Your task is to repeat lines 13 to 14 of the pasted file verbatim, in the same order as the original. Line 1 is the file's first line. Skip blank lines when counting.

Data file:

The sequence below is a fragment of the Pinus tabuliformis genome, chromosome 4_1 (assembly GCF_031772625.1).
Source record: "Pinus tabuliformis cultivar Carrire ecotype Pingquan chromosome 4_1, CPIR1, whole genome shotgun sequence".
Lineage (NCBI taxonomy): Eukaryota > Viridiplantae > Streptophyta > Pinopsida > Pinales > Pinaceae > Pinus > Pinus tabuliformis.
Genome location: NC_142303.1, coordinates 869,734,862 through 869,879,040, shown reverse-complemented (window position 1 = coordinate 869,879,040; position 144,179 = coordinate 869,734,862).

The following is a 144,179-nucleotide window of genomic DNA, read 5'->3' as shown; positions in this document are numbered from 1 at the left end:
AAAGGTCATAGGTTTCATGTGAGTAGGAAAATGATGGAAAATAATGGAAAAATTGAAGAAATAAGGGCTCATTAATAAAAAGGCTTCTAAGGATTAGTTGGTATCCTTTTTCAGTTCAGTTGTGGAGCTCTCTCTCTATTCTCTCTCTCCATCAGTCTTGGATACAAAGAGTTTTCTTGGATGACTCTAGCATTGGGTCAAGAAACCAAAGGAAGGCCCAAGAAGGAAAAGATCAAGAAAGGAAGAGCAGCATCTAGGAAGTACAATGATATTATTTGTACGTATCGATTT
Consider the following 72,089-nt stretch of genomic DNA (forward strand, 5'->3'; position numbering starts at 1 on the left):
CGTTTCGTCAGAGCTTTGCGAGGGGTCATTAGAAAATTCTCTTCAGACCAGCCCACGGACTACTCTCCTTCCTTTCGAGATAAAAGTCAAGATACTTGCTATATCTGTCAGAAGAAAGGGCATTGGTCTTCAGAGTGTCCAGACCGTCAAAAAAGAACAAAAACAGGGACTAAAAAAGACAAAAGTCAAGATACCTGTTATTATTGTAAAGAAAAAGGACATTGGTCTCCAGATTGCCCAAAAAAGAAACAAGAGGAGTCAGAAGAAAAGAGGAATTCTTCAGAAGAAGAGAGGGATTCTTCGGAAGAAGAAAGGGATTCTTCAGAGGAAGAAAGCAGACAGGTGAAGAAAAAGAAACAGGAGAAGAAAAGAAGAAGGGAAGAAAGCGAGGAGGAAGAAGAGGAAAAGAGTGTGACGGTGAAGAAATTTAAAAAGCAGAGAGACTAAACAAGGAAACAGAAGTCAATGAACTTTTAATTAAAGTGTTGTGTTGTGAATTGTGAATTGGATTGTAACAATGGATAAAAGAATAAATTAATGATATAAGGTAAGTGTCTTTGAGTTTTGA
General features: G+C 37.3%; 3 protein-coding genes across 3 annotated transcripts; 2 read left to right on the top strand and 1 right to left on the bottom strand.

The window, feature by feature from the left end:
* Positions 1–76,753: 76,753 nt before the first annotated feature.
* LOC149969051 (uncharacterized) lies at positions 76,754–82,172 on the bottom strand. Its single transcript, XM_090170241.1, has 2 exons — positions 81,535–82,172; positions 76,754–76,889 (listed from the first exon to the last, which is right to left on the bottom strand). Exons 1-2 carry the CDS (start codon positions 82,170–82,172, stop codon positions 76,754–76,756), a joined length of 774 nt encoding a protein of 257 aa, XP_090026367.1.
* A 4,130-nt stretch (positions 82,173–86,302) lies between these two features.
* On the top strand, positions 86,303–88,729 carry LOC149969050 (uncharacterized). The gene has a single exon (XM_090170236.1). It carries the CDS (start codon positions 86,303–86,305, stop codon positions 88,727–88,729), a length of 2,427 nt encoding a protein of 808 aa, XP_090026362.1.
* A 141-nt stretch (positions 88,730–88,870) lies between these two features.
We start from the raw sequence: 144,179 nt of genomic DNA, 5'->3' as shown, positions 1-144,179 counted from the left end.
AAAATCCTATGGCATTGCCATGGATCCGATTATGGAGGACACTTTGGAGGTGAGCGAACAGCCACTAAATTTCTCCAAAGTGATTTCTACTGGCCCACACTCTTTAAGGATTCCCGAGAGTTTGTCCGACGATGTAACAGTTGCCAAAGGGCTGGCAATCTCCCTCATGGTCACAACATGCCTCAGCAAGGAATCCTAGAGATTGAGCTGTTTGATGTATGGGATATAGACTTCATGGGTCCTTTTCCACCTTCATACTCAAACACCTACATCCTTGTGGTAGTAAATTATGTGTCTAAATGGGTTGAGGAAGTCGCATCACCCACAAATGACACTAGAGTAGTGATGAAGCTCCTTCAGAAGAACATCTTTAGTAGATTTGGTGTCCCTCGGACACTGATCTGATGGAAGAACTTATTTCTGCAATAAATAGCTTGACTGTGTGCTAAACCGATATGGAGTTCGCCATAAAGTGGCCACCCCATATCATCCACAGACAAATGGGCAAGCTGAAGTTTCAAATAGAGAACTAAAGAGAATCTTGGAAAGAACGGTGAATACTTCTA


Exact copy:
* A 4,130-nt stretch (positions 82,173–86,302) lies between these two features.
* On the top strand, positions 86,303–88,729 carry LOC149969050 (uncharacterized). The gene has a single exon (XM_090170236.1). It carries the CDS (start codon positions 86,303–86,305, stop codon positions 88,727–88,729), a length of 2,427 nt encoding a protein of 808 aa, XP_090026362.1.